9. Michael permalink

    What I suggest as a tactic for anyone involved in public or private debates on Common Core is to keep the main message simple and keep pounding it home. From there you can branch out if necessary but too often if you get too enmeshed in the details (some is necessary) of Common Core you can get involved in a discussion which avoids the fundamental realities of this scam. Such focus on details might also suggest that while Common Core is seen as flawed it only need some alterations (by a well paid consultant no doubt) to become an acceptable educational tool.

    For example, if you discuss Common Core mostly in terms of the tests, even if you point out the absurdity of much of it, you can get stuck discussing only the testing aspect of CC which can easily lead to how those tests can “get fixed.” The testing aspect of CC is really a distraction as that is only the vehicle not the engine. I’m not saying it’s not useful to point out these absurdities just that it shouldn’t be the primary focal point of a critique of Common Core.

    It’s not that the problems with CC are the testing, the implementation or any other aspects- it is the very fact that it exists and that it is allowed to exist by those who created it.

    The theme I go with goes something like this and from here the discussion can broaden:

    Common Core is not even a testing regimen per se nor an educational program – it is an asset in the business portfolios of venture capitalists that are involved in the rapid privatization of yet another public institution.

    Let’s not have any illusions about public schooling as it has always been more about training bodies for the business mills but what we are seeing since NCLB has been full on takeover of our public schools (and theft of our public monies) and whatever real reforms which could have been achieved have now been replaced by the Business Deforms (NCLB, CC, RTTT etc.) that are conceived from foundations like Gates, Walton and Eli Broad.

    It’s all about rampant profiteering. Charter schools and voucher programs are merely the repository for the capitalists- they are the marketing scam as the vultures seek to make inroads on a massive and heretofore untapped pile of cash. As a 1.3 trillion dollar pool of money that is publicly funded the privateers wring their greedy paws at the thought of turning that public money into their playpen.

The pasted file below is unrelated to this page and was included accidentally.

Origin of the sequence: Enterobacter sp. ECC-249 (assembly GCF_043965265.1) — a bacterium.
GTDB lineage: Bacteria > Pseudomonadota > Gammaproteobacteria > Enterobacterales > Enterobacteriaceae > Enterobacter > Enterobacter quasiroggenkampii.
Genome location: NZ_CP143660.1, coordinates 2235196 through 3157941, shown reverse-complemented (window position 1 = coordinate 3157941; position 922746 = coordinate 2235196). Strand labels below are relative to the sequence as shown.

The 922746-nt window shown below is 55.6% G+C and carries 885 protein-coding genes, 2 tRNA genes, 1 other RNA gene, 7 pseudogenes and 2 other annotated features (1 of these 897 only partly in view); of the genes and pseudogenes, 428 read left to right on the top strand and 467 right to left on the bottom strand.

None of this is about education- this is a business plan that has the political backing of both bought and sold parties.

    NCLB, Race to the Top, Common Core and all the rest of the alphabet soup testing titles, reform schemes etc. are merely the front for a business plan. The corporate greed heads want all that cash to take a direct u-turn from public institutions and head into their private coffers. Charters and vouchers are the repository of our public funds for these venture capitalists.

    The current situation surrounding Common Core and Race to the Top must be seen in the context of the privatization of everything. Resources are dwindling (being stolen) for municipalities in all areas and those funds are being shifted to private interests. The politicians at all levels- Team Donkey and the Elephants- are merely overseeing and rubber stamping the policies that sanction this theft.

    Public education, like all else, is being replaced with a market-based, non-unionized privately managed system. Common Core is merely the latest marketing concept (the hammer to crack open the nut of taking public monies and placing them into private hands) used to manage public opinion and sell the idea that schools need radical restructuring that can only be done by corporate ideology- and investment. It has the convenient (and purposeful) benefit for those who have initiated it of ignoring the unsightly fact that the very same interests and methodologies that are being proposed to “fix” our “broken” schools are the same ones that have been and are destroying our schools (and all else) at breakneck speed. And all of this is by

    High Stakes Testing, NCLB, Race to the Top, Common Core etc. have never been about educational processes they are political processes driven by business interests.

  10. NY Teacher permalink

    I just started this at Petition2Congress. It is very easy to sign, copies are automatically sent to President Obama, and your own senators and your representatives. Please take the time to read and the petition entitled: STOP COMMON CORE TESTING. Thank you.

Trackbacks & Pingbacks

  1. The Common Core License: Open to Alteration by “Inner Circle” of Owners! | Dr. Rich Swier